Semuloparin was designed to treat patients with certain cancers at higher risk for blood clots.
The oncologic drugs advisory committee said the findings of the phase 3 SAVE-ONCO clinical trial raised two concerns. First, it said it wasn’t clear that the population studied to determine the efficacy of the drug was the right target population since the efficacy outcome was only 3.4 percent among the participants on the placebo. Second, the death rates between the placebo and semuloparin groups were closely matched at 5.3 percent vs. 5.2 percent, throwing into doubt the value of the study for the patient population chosen.
MedPage Today noted that committee members repeatedly questioned whether the patient population and chemotherapy drug for the study were appropriate. It also called attention to the stilted exchange between the drugmaker and the regulators.
Several panelists expressed “confusion” at the answers provided by Sanofi-Aventis. Others, after detailed explanations by researchers, simply said, “So, you don’t have the answer.”
Businessweek also called attention to the FDA’s lack of satisfaction from the answers it got at the hearing.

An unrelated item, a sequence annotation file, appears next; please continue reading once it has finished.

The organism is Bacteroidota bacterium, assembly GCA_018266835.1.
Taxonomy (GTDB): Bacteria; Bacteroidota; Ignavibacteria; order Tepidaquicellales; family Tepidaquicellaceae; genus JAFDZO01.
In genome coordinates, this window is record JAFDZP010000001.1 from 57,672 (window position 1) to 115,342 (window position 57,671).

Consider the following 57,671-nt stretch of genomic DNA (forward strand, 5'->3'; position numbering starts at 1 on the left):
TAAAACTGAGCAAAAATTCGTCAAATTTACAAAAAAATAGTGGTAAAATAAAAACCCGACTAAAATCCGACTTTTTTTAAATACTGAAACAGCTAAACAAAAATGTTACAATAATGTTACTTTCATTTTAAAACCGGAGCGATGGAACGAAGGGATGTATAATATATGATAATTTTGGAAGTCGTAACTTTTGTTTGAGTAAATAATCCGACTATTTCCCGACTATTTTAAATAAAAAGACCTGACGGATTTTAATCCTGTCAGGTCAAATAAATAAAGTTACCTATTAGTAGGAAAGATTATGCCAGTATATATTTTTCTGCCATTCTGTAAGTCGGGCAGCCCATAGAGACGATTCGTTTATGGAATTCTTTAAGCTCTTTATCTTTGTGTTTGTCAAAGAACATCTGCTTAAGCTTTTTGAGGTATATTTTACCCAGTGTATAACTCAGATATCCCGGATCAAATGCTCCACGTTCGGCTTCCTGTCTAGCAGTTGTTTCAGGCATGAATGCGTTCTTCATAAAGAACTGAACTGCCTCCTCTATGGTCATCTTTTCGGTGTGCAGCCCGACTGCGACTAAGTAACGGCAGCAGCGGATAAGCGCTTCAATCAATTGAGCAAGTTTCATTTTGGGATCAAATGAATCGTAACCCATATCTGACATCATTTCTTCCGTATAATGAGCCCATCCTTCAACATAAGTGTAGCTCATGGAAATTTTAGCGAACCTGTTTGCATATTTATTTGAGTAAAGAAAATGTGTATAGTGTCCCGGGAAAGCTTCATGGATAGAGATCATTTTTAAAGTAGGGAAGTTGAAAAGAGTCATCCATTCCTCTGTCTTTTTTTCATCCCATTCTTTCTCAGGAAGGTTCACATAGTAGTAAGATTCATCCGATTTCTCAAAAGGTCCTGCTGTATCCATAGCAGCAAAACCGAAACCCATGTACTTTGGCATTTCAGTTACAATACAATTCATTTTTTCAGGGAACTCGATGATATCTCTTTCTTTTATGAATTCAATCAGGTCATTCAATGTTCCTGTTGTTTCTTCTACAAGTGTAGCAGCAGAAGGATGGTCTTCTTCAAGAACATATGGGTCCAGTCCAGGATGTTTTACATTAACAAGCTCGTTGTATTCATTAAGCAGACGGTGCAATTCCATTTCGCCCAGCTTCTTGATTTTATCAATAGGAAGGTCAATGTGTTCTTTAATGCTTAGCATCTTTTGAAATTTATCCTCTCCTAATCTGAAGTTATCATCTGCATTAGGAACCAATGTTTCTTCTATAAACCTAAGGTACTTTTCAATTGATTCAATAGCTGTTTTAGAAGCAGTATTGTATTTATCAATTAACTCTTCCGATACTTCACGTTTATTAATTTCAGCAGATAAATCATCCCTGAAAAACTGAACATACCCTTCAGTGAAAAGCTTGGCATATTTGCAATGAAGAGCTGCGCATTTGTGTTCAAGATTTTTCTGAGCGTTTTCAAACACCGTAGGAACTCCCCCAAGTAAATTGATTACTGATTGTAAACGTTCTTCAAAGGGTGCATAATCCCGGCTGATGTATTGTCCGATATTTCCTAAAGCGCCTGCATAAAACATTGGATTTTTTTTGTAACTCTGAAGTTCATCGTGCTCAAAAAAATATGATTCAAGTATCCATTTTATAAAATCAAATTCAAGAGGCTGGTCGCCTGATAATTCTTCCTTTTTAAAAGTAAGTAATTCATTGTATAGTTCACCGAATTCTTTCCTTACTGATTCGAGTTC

“We still have a lot of unanswered questions,” Richard Pazdur, director of the FDA’s Office of Hematology and Oncology Drug Products, told the panel at the meeting. “You also have to define in labeling a patient population that is most likely going to benefit from this drug. This has been really the crux of the reason why we brought it to the committee.”
Sanofi has not had a new drug approved for two years. Its Genzyme division is waiting for a decision on MS drugs abagio and lemtrada. The French pharmaceutical company with U.S. headquarters in Bridgewater, New Jersey is also awaiting a decision for a cancer drug it has developed with Regeneron Pharmaceuticals (NASDAQ:REGN) called zaltac, expected Aug. 4. Though data from late-stage trials for prostate cancer have not been promising, its application for colorectal cancer has met with more favorable outcomes.